The current sensing is going to come in very handy for testing the motor specs against reality.

    To accomodate the gulf of mystery, the initial build is going to be spec'd for a 2Kw power supply.

    I'm looking to use the Texas Intruments UCC28019. I'll freely admit I don't know a terrible amount about PFC controllers, but I was recommended this one and it's power and voltage specs seem to be suitable.

    The example circuit design for it in the datasheet relies on their design calculator spreadsheet, which is very thorough but only has settings for boost converter configurations. To take rectified UK mains and drop it to 230VDC it would need to be a buck converter. Or, to allow the circuit to operate on a wider range of inputs and outputs, it would need to be a buck-boost converter.

    TI's Power Stage Designer tool takes care of providing the specs for the major power componants (Inductor, diode, MOSFET) for a variety of configurations. The UCC28019's configuration options will need to be calculated from the datasheet formulea.

    Of course the fact that they need individual configuration too means a universal PCB is probably off the table, at least until I've tested the waters some more. The path of least resistance to a working prototype is a buck-converter, so let's get that calculated next.

  • Two design concerns

    Sci07/11/2014 at 21:56 0 comments

    Concern one;

    A friend asked me how this project will meet the "connectivity" requirement of the Hackaday Prize. I'm not sure I liked the phrasing; it sounded like they were suggesting I was just going to cobble something on at the last minute.

    I don't think anything needs cobbling on. What will be used for debugging and control in the prototype will become a data-logging output. Tying control into existing CNC control methods hardly seems pointing out.

    Data-logging isn't anything fancy, but it's extremely useful. Being able to plot current use and RPM for certain cutting speeds and tools could help you find the optimum feedrates you can handle, or watch for worn tools. Or you could simply keep an eye on how much power you're using, or even just general machine health (free-spinning current is higher than it was last month for the same speed? That doesn't sound good).

    That's all just software though, this just gives an all-in-one way of accessing it. With a simple serial output, I expect there'll be many more ways found of using it all than I can imagine alone.

    Obviously I'll have the microcontroler opto-isolated from any high voltage stuff. USB ports are better not on fire.

    Concern two;

    Is it really nessesary to have the special power supply? Couldn't I make do with just using better fuses as a safety?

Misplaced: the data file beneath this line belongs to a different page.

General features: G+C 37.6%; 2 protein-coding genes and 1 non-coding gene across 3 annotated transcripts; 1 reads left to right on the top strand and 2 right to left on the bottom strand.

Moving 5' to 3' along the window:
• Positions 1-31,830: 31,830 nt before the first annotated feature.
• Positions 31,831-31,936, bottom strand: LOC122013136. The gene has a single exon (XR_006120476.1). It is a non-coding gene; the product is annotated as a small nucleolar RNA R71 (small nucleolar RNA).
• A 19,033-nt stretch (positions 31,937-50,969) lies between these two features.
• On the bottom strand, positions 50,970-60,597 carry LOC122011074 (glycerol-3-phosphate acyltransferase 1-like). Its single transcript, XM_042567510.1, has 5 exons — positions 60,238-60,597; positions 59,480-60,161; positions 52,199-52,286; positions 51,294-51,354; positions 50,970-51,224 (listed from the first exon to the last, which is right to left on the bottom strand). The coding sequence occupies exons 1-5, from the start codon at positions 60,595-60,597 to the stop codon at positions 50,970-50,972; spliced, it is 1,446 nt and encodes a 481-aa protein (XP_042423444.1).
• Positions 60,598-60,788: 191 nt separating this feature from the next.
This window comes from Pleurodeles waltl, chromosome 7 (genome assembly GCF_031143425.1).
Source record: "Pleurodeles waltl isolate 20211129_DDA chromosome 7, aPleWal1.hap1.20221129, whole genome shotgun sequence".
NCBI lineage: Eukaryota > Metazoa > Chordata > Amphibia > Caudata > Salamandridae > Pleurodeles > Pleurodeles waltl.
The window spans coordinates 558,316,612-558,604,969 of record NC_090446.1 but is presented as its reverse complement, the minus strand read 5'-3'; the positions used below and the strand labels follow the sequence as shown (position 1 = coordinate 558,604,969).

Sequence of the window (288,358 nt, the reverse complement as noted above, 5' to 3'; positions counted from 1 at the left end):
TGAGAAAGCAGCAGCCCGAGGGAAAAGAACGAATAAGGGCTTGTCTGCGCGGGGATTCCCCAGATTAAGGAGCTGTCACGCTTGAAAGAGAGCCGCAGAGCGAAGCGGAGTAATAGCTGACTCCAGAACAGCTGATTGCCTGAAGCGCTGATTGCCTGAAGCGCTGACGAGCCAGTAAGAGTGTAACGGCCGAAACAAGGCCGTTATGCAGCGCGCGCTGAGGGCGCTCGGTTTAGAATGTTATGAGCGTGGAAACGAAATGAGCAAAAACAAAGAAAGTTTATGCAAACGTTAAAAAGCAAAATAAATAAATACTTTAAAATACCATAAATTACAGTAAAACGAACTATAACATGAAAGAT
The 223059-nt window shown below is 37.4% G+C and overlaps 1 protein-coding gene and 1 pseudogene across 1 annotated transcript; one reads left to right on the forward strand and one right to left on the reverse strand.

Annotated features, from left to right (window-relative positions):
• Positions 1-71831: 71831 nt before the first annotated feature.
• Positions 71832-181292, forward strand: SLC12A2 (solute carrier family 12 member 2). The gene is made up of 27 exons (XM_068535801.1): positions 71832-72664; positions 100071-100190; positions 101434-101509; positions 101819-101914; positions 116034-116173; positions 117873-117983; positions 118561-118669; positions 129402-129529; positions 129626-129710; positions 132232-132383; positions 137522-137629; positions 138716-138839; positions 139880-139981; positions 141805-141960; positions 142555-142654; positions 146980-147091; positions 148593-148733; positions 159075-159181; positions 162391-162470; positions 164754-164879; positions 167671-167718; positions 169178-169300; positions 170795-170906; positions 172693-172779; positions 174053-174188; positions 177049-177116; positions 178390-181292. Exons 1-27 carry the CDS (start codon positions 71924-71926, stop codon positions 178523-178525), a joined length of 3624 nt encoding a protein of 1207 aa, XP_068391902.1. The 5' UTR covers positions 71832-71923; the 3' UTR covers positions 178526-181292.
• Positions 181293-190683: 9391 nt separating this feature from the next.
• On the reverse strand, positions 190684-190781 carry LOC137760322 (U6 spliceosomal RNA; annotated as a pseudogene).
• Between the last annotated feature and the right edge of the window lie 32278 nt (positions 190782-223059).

Maybe.

    It may be overkill to have it arranged this way. And if you want to do it "treadmill style", you should be able to just replace the whole PFC power board with a rectifier and set the apropriate range limits in software (Id: that's a good idea actually, I'll put it in as a redundant config option).

    Personally though I don't like it. Just doing PWM off straight rectified mains is going to be electrically noisy for one. I also have a suspicion that even though a limited PWM duty keeps motor speed down, the high-voltage peaks that still go through the motor are what causes the most common failure; overheating.

    If using a properly regulated power supply from the start solves the issue of motor-overheating, I may be able to remove the temperature interlock from the design completely. But this is again entering into the "black magic" area of motor control, so we'll just see if behaves well enough when the time comes.

  • Progress through proper planning

    Sci07/11/2014 at 00:48 0 comments

    First things first. If I want to get this done properly, I need to plan properly. To that end I've started using some "mind map" software (a fancy way of saying "spider-diagram") to lay out the various notes about this project. I've only discovered this method recently, but I'm finding it a lot more natural and adaptable than linear lists.

    Version 1.0 of the list is uploaded as a graphic. Green items are the basics to cover in the prototype, yellow in the next version (an extension of the prototype really), and the third will likely need to be a wholey fresh build, built on what's learnt from the first two iterations.

    A fourth version isn't mentioned, but will likely be required to tidy up the layout of adding in the additional sensors.

    First stage though is finding someone with an up-to-date version of MS Word so I can use the PFC design calculator. The macros don't seem to like Open Office.

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Steve wrote 02/10/2018 at 17:08 point

Did you ever finish this project?  BTW,  Chester Machine Tools doesn't sell this model anymore.

  Are you sure? yes | no

Mike Szczys wrote 07/28/2014 at 18:20 point
Hello Sci, looking good! Don't forget to add a concept video of no more than 2-minutes, post your system design document, and add one more project log to reach the minimum requirement of 4. Thanks!

  Are you sure? yes | no

Sci wrote 07/28/2014 at 23:05 point
Thankyou Mike. I have the video uploaded to youtube and tagged as described in the rules. Where should I put it on this project? Embedded in an entry or as a dedicated link?

  Are you sure? yes | no

Mike Szczys wrote 07/28/2014 at 23:14 point
I think making it an external like is a good choice but you could embed it to. I show both in this demo video:

http://youtu.be/rTEshQxvTVw

  Are you sure? yes | no